Depending from the vessel 6 is a pump barrel 2l the upper end of which is provided with a con- 2 ical ange 22 suitably united to the flange l2 so that the pump barrel 2i merges with the vessel wall 9. The lower end 23 of the pump barrel 2l is preferably reduced somewhat in diameter `and is formed to provide projections 2c interengag- 25 ing with similar projections 25 on a discharge spout 2'! to provide a bayonet connection between the discharge spout and the pump barrel.

Interposed between the pump barrel 2| and the discharge spout 2l is a discharge valve disc 30 23, preferably of rubber or comparable material, which is clamped in place between an inturned terminal flange 29 on the pump barrel and an annular ledge 3l formed in the discharge spout 21. by a central aperture 32, adapted to be closed by a discharge valve 33 seating on the disc 28. The valve 33 is preferably a hemispherical dome in order to be self-aligning, and is urged into position by a conical spring 34 interposed between 40 the valve 33 and a suitable circumferential groove 36 formed in the discharge spout 27. Preferably, the base of the spring 34 is either soldered in position or is frictionally held in place, while the upper end of the spring is secured around a central stem 3'! of the discharge valve by solder or comparable material.

The discharge valve 33 is ordinarily urged into closed position and prevents egress of liquid from the vessel or reservoir 6, but in order to measure a predetermined amount of liquid to be dispensed and in order to discharge such liquid under pressure, I preferably provide in the pump barrel 2l a piston 4i This piston is preferably a relatively stii disc of rubber or comparable material which The discharge valve disc 28 is perforated 35 frictionally engages the wall of the barrel 2l and is pierced by a plurality of apertures 42 affording communication between the interior of the vessel 6 and the interior of the pump barrel 2 I. Engaging the piston il with a lost motion connection is a boss 43 screwed onto the terminus of a piston rod 44 reciprocable in the pump barrel 2l and extending into the vessel 9. The lower end of the boss 43 is provided with an enlarged head. 45 to retain the piston 4I in position, and is provided with an enlargement 48 to limit the extent of axial lost motion of the piston on the boss.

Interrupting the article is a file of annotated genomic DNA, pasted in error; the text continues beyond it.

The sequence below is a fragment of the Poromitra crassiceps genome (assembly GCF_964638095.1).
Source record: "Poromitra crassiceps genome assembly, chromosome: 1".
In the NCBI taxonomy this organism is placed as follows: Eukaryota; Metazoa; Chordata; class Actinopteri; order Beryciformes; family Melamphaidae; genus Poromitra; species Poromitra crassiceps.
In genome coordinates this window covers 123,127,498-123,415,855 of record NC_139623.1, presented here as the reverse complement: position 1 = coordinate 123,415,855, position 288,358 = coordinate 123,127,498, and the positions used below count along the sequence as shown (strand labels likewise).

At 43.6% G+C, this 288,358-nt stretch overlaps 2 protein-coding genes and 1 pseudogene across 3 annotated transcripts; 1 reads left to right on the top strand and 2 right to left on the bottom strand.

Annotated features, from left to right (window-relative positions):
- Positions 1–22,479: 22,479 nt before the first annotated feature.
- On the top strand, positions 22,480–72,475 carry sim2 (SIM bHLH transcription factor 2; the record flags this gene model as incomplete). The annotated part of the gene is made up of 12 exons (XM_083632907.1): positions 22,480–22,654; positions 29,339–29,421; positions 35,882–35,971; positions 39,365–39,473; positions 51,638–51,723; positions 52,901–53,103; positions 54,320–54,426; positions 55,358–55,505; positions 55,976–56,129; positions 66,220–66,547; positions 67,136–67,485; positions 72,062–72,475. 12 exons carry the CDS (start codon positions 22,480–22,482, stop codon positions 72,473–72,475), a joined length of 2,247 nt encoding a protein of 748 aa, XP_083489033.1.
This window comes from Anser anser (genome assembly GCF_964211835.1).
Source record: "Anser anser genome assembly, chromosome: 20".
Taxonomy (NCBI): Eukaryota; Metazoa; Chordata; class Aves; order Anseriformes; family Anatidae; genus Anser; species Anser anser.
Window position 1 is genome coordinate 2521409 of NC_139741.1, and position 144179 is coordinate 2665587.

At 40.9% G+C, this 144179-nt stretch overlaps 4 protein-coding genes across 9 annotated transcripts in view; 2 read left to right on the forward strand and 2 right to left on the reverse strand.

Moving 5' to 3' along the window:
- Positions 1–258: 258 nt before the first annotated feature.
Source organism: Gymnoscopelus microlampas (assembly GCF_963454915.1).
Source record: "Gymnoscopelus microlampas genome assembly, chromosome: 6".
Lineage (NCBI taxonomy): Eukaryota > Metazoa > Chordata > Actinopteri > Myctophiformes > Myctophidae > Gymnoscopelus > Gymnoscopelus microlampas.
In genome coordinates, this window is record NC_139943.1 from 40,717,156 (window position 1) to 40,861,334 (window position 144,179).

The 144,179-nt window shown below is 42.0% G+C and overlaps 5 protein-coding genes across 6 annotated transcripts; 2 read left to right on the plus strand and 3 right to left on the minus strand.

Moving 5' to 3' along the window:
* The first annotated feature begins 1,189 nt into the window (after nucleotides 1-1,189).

Mounted on the boss, and adapted, in one relative'position of the piston 4I with respect to the piston rod 44, to overlie the apertures 42, is a valve disc il which preferably is made of metal and tightly engages the hub 49. The periphery of the valve disc is downturned to provide a sealing flange 43. When the piston rod 44 is raised, the piston 4i engages frictionally the walls of the pump barrel 2I until such time as the flange 45 abuts the disc 4 I When this occurs, the valve disc 4'I is spaced apart from the piston 4I and, since the diameter Vof the disc 41. is considerably less than that of the pump barrel 2|, liquid from the vessel 6 flows around the edges of the disc 4l, through the apertures 42, and into the pump bar- Y rel 2|, thereby charging this space with liquid.